Sacramento’s new mayor, Kevin Johnson, is hosting an “invitation-only” all-day Education Summit on March 9th. Speakers include Michelle Rhee, the Chancellor of Washington, D.C. public schools, Joel Klein from New York City, and quite a few others who have successfully co-opted the phrase “school reform” to mean a lot of decidedly different things — in practice — than what I believe in.
I find it interesting that it’s being held at a time — all day on a Monday — when it will be difficult, if not impossible, for teachers or school administrators to attend. In fact, it’s even more interesting that the registration form for the event provides a number of different ways to label yourself, but neither “teacher” nor “administrator” is included.
I do believe that we “progressive” (for lack of a better label) educators can indeed learn from the experience and ideas from the people speaking at the summit. Unfortunately, from what I know of at least some of their work, it doesn’t appear that many share that same openness about learning from others. And from the way the summit is being organized, it doesn’t look like Kevin Johnson is interested in it, either.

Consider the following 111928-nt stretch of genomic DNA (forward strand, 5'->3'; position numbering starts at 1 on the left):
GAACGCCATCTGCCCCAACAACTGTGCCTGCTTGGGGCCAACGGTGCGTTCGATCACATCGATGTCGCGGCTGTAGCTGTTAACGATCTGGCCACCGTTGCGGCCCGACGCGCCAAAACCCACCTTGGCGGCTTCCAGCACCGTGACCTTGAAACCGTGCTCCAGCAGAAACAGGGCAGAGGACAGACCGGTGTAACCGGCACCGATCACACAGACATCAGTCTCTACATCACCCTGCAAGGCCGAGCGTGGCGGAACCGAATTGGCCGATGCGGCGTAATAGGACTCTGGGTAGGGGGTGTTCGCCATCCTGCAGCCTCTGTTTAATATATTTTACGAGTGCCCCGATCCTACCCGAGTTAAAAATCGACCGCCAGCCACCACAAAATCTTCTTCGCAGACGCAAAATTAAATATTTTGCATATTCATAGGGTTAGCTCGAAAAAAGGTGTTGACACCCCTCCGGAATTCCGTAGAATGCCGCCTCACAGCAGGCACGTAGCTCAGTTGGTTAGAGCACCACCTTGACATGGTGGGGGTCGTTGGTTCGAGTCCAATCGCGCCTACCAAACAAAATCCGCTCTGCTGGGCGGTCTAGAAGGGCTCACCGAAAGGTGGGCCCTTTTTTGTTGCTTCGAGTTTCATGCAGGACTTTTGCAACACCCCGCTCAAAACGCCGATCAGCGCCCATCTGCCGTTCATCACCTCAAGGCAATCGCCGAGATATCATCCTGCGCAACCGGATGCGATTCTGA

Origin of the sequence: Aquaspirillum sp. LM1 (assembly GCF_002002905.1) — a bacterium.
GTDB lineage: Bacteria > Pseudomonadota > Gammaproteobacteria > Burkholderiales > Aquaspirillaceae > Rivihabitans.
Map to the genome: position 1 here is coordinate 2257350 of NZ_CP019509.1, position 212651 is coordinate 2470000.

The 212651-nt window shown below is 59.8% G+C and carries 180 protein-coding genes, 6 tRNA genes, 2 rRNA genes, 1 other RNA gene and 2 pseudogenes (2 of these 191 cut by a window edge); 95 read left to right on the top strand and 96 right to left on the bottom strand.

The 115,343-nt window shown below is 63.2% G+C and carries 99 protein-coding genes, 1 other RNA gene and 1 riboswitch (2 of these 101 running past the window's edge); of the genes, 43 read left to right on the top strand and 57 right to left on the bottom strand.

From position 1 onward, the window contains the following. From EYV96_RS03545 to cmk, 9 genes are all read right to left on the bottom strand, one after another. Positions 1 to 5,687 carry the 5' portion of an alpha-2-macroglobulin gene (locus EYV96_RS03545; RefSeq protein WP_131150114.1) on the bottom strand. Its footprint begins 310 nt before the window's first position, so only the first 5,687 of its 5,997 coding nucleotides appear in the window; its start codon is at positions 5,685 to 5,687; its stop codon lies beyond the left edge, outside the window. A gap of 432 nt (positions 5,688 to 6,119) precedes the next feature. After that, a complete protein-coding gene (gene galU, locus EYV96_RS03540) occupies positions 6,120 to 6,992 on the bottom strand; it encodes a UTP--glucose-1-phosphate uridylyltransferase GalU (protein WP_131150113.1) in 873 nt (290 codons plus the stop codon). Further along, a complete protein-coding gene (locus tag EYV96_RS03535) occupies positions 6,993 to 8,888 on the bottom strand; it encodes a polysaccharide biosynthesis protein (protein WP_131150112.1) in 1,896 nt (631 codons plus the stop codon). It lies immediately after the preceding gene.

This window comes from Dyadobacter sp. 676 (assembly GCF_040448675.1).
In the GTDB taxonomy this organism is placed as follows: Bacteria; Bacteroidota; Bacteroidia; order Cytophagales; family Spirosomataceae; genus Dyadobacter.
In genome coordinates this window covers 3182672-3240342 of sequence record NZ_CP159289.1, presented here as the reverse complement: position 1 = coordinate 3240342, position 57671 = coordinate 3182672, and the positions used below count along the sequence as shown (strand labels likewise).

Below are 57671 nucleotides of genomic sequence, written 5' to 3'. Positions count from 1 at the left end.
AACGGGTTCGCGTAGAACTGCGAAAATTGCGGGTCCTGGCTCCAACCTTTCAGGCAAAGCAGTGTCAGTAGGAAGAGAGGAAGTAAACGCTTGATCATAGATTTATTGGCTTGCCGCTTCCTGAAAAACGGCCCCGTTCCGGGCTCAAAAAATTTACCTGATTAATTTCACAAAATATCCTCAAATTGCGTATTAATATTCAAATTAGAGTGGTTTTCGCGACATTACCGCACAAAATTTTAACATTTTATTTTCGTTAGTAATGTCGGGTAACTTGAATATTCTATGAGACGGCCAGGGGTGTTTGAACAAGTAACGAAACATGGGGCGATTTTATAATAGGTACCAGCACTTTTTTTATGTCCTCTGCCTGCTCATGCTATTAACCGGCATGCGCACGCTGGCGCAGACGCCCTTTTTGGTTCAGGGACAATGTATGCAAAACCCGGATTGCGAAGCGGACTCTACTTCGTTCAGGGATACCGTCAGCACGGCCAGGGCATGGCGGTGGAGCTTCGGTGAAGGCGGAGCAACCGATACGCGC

As many readers of this blog and my own know, I was a community organizer for nineteen years before becoming a high school teacher five years ago. For most of that time, I worked for the Industrial Areas Foundation, founded by legendary organizer Saul Alinsky over fifty years ago. In his book, Rules For Radicals, Alinsky wrote:
“I detest and fear dogma…The human spirit glows from that small inner light of doubt whether we are right..”
It’s a quote that all of us, including the people speaking at the Education Summit, might well want to keep in mind.